Last week America Online signed Novell as an ally in its Instant Messenger fight with Microsoft, and the most amazing thing happened. People noticed.
It may be the most startling turn around story of the decade. In just 30 months, Eric Schmidt, formerly chief scientist (and chief Java evangelist) at Sun Microsystems, has made Novell viable again.
Schmidt has done it by pointing Novell directly toward Internet standards, like Java and HTML, while opening up its NDS directory service. Schmidt also moved the center of gravity for the Utah-based firm squarely into Silicon Valley.
It’s quite a contrast to what may be the saddest (and in retrospect) funniest meeting I ever covered in my career to date. It was the opening session of Networld in Atlanta, after Schmidt’s predecessor, Robert Frankenberg, arrived from H-P to take over from founder Ray Noorda.
The meeting looked and felt like a Soviet Party Congress. Red flags were flying everywhere, the man at the podium made a long speech that made no sense, and a crowd of identical suits applauded each paragraph as though they were reading cue cards. The chairman then bolted without taking questions. All he was missing, I told a friend, was a birthmark on his forehead.
Quite a contrast to Schmidt’s early Novell days when he dressed-down deliberately, spoke passionately at shows like Internet World without notes, and stayed to answer questions until reporters were exhausted. The contrast gave Novell a publicity breather and a strategic direction, but when the headlines faded, most of us went back to ignoring the old firm.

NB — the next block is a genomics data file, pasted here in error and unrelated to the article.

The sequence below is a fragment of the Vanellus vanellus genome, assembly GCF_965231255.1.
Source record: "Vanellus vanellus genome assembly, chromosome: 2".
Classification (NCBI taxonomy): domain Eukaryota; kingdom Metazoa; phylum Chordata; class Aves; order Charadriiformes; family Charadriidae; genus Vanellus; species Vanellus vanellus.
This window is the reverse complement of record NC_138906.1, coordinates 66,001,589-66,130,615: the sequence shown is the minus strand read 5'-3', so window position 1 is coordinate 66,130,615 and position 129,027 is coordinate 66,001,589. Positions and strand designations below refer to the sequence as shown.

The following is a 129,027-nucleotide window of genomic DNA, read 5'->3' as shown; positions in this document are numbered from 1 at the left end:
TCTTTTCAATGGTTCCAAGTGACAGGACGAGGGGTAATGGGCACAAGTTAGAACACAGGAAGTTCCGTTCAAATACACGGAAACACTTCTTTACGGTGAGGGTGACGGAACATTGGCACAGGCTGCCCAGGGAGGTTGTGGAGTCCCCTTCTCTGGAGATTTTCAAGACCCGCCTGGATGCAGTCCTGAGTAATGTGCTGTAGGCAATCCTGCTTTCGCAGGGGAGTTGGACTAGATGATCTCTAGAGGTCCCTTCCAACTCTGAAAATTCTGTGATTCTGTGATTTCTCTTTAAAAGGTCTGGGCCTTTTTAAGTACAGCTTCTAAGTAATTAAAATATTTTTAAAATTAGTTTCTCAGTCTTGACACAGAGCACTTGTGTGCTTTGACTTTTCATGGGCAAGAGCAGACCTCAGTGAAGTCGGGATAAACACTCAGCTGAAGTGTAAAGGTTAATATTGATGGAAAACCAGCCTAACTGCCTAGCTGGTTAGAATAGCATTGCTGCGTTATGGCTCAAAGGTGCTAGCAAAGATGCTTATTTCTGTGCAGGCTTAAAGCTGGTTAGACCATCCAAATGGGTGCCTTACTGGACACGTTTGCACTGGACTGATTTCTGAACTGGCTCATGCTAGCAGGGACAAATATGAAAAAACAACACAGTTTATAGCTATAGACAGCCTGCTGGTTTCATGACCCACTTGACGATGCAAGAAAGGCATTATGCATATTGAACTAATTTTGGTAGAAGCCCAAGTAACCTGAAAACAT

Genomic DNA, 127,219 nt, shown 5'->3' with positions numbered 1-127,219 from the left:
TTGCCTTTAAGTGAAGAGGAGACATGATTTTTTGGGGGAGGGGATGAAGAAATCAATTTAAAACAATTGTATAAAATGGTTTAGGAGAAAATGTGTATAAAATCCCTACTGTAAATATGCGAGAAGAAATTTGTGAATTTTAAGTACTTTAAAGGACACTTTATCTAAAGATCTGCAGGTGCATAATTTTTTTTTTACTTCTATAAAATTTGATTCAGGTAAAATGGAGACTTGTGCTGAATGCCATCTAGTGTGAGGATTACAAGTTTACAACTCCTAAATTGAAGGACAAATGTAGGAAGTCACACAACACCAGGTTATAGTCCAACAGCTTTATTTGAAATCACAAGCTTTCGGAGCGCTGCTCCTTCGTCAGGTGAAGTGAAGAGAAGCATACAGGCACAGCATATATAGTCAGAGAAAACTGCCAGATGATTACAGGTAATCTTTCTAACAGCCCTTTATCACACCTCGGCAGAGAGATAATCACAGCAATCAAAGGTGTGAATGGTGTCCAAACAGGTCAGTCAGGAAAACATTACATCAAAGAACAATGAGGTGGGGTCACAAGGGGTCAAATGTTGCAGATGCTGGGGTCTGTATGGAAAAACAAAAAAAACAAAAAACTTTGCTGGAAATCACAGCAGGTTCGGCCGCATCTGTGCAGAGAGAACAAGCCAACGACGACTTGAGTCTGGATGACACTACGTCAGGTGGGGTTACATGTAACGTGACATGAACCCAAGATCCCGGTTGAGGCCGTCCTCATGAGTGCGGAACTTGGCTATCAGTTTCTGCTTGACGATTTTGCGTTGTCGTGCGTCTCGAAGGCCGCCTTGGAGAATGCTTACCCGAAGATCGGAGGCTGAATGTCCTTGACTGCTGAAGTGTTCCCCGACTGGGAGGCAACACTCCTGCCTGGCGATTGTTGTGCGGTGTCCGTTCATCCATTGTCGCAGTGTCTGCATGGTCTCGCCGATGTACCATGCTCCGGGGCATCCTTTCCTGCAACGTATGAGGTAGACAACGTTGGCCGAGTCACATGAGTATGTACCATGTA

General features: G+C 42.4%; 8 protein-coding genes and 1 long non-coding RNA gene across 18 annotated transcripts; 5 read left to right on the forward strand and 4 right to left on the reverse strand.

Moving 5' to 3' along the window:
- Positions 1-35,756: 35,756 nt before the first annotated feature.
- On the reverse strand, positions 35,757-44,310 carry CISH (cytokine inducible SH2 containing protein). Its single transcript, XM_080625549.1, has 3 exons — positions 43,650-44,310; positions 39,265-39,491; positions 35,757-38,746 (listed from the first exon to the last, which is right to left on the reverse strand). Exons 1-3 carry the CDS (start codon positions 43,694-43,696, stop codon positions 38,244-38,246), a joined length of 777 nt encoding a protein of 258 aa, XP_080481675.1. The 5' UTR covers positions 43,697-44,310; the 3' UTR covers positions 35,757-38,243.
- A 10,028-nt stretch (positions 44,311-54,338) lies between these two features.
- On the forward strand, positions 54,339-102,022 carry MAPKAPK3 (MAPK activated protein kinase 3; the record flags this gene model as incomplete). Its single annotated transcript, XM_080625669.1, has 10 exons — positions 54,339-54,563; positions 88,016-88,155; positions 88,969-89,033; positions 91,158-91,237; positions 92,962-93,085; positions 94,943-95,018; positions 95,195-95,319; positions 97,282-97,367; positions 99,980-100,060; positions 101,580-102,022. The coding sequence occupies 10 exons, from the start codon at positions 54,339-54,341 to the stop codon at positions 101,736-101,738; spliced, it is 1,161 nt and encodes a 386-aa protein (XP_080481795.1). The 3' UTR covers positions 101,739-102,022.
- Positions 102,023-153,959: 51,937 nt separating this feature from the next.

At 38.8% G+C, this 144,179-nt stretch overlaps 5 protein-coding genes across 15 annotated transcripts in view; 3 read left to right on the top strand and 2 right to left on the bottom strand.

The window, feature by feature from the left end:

NetWare, after all, was a network operating system that made Windows look simple. In the early 90s every company had to have a “NetWare engineer” on hand to keep their network running, and when alternatives arose that didn’t require this gatekeeper, most ran to it as fast as possible. Schmidt’s new company had a huge “installed base,” but then so did MS-DOS in the early days of Windows.
Times have changed. If you want to build your network around true Internet standards, Novell is now the best-supported choice. Netscape’s support staff has been gutted since its merger with America Online, while Sun has its own operating systems. Most reviews I’ve read give Novell’s NDS directory system higher marks than that of Windows.
Schmidt is not out of the woods yet. Novell still gets an awful lot of its money from old, obsolete products. While insisting his company is really a “niche” network player, not a direct challenger to NT, Novell can no longer come in under Microsoft’s radar, not with the AOL deal in-hand. As a commercial product, Novell can’t compete politically with the attraction of Linux, either. But for the first time in years, Novell seems to be a player with a game plan. The stock’s now trading at a price-earnings multiple of over 60, slightly richer than Microsoft’s own P/E of 57. (Apple’s current P/E, by contrast, is 16.67.)
There’s even a benefit here for those of us in e-commerce. By moving the old NetWare under the Internet standards umbrella, Novell has made all our efforts to link with Intranets easier. It makes me wonder what Schmidt has in mind for an encore.